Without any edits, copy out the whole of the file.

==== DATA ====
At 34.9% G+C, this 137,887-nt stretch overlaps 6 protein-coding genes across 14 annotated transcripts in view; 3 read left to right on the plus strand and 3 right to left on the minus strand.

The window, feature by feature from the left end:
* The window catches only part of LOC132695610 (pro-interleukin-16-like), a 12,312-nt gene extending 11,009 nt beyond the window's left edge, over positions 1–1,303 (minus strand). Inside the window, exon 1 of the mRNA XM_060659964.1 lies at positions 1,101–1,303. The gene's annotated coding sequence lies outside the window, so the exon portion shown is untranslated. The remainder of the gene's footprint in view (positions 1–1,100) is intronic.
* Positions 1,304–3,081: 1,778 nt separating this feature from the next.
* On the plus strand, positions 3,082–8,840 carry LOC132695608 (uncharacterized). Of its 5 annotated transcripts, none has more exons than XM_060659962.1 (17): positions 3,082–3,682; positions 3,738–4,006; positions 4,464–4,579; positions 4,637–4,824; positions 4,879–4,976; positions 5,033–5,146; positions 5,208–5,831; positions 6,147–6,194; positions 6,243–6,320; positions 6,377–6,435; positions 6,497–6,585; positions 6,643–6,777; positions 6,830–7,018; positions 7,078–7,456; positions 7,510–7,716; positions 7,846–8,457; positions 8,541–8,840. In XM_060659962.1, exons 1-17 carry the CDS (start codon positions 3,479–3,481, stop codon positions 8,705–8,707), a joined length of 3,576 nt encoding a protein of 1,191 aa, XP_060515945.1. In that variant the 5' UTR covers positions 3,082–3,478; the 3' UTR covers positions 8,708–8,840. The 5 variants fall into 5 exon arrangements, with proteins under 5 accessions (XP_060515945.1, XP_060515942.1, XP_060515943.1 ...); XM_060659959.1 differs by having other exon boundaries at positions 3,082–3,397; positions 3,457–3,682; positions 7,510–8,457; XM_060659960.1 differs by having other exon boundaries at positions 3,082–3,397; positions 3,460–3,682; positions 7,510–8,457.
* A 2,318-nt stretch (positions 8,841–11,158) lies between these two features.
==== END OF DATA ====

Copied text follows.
At 34.9% G+C, this 137,887-nt stretch overlaps 6 protein-coding genes across 14 annotated transcripts in view; 3 read left to right on the plus strand and 3 right to left on the minus strand.

The window, feature by feature from the left end:
* The window catches only part of LOC132695610 (pro-interleukin-16-like), a 12,312-nt gene extending 11,009 nt beyond the window's left edge, over positions 1–1,303 (minus strand). Inside the window, exon 1 of the mRNA XM_060659964.1 lies at positions 1,101–1,303. The gene's annotated coding sequence lies outside the window, so the exon portion shown is untranslated. The remainder of the gene's footprint in view (positions 1–1,100) is intronic.
* Positions 1,304–3,081: 1,778 nt separating this feature from the next.
* On the plus strand, positions 3,082–8,840 carry LOC132695608 (uncharacterized). Of its 5 annotated transcripts, none has more exons than XM_060659962.1 (17): positions 3,082–3,682; positions 3,738–4,006; positions 4,464–4,579; positions 4,637–4,824; positions 4,879–4,976; positions 5,033–5,146; positions 5,208–5,831; positions 6,147–6,194; positions 6,243–6,320; positions 6,377–6,435; positions 6,497–6,585; positions 6,643–6,777; positions 6,830–7,018; positions 7,078–7,456; positions 7,510–7,716; positions 7,846–8,457; positions 8,541–8,840. In XM_060659962.1, exons 1-17 carry the CDS (start codon positions 3,479–3,481, stop codon positions 8,705–8,707), a joined length of 3,576 nt encoding a protein of 1,191 aa, XP_060515945.1. In that variant the 5' UTR covers positions 3,082–3,478; the 3' UTR covers positions 8,708–8,840. The 5 variants fall into 5 exon arrangements, with proteins under 5 accessions (XP_060515945.1, XP_060515942.1, XP_060515943.1 ...); XM_060659959.1 differs by having other exon boundaries at positions 3,082–3,397; positions 3,457–3,682; positions 7,510–8,457; XM_060659960.1 differs by having other exon boundaries at positions 3,082–3,397; positions 3,460–3,682; positions 7,510–8,457.
* A 2,318-nt stretch (positions 8,841–11,158) lies between these two features.